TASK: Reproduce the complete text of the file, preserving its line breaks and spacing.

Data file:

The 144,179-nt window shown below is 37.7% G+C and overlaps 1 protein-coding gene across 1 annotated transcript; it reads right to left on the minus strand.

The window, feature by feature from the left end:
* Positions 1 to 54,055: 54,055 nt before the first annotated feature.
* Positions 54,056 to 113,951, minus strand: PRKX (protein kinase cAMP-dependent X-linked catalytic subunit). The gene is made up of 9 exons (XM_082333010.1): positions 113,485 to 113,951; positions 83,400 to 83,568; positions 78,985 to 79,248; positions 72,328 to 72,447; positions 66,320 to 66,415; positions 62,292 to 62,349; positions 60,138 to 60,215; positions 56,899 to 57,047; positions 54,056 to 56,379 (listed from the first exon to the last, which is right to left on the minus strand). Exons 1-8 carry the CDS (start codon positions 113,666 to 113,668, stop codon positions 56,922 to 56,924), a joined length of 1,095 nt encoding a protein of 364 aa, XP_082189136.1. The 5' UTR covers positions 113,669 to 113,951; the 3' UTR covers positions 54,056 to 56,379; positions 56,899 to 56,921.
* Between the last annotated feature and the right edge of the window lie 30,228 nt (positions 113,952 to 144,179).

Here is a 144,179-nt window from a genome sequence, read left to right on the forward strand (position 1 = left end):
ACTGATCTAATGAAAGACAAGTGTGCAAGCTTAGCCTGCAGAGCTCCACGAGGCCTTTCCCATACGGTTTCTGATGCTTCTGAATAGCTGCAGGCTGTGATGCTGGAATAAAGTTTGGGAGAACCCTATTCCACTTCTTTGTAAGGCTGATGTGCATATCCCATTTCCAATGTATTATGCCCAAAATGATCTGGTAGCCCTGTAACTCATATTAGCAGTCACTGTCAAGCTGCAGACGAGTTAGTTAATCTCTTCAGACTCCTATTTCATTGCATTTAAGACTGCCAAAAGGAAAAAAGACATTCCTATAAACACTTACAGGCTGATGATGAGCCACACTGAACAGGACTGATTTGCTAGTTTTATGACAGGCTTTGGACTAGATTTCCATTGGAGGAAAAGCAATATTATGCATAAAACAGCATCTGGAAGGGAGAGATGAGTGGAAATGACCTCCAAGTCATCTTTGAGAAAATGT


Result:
The 144,179-nt window shown below is 37.7% G+C and overlaps 1 protein-coding gene across 1 annotated transcript; it reads right to left on the minus strand.

The window, feature by feature from the left end:
* Positions 1 to 54,055: 54,055 nt before the first annotated feature.
* Positions 54,056 to 113,951, minus strand: PRKX (protein kinase cAMP-dependent X-linked catalytic subunit). The gene is made up of 9 exons (XM_082333010.1): positions 113,485 to 113,951; positions 83,400 to 83,568; positions 78,985 to 79,248; positions 72,328 to 72,447; positions 66,320 to 66,415; positions 62,292 to 62,349; positions 60,138 to 60,215; positions 56,899 to 57,047; positions 54,056 to 56,379 (listed from the first exon to the last, which is right to left on the minus strand). Exons 1-8 carry the CDS (start codon positions 113,666 to 113,668, stop codon positions 56,922 to 56,924), a joined length of 1,095 nt encoding a protein of 364 aa, XP_082189136.1. The 5' UTR covers positions 113,669 to 113,951; the 3' UTR covers positions 54,056 to 56,379; positions 56,899 to 56,921.
* Between the last annotated feature and the right edge of the window lie 30,228 nt (positions 113,952 to 144,179).

Here is a 144,179-nt window from a genome sequence, read left to right on the forward strand (position 1 = left end):
ACTGATCTAATGAAAGACAAGTGTGCAAGCTTAGCCTGCAGAGCTCCACGAGGCCTTTCCCATACGGTTTCTGATGCTTCTGAATAGCTGCAGGCTGTGATGCTGGAATAAAGTTTGGGAGAACCCTATTCCACTTCTTTGTAAGGCTGATGTGCATATCCCATTTCCAATGTATTATGCCCAAAATGATCTGGTAGCCCTGTAACTCATATTAGCAGTCACTGTCAAGCTGCAGACGAGTTAGTTAATCTCTTCAGACTCCTATTTCATTGCATTTAAGACTGCCAAAAGGAAAAAAGACATTCCTATAAACACTTACAGGCTGATGATGAGCCACACTGAACAGGACTGATTTGCTAGTTTTATGACAGGCTTTGGACTAGATTTCCATTGGAGGAAAAGCAATATTATGCATAAAACAGCATCTGGAAGGGAGAGATGAGTGGAAATGACCTCCAAGTCATCTTTGAGAAAATGT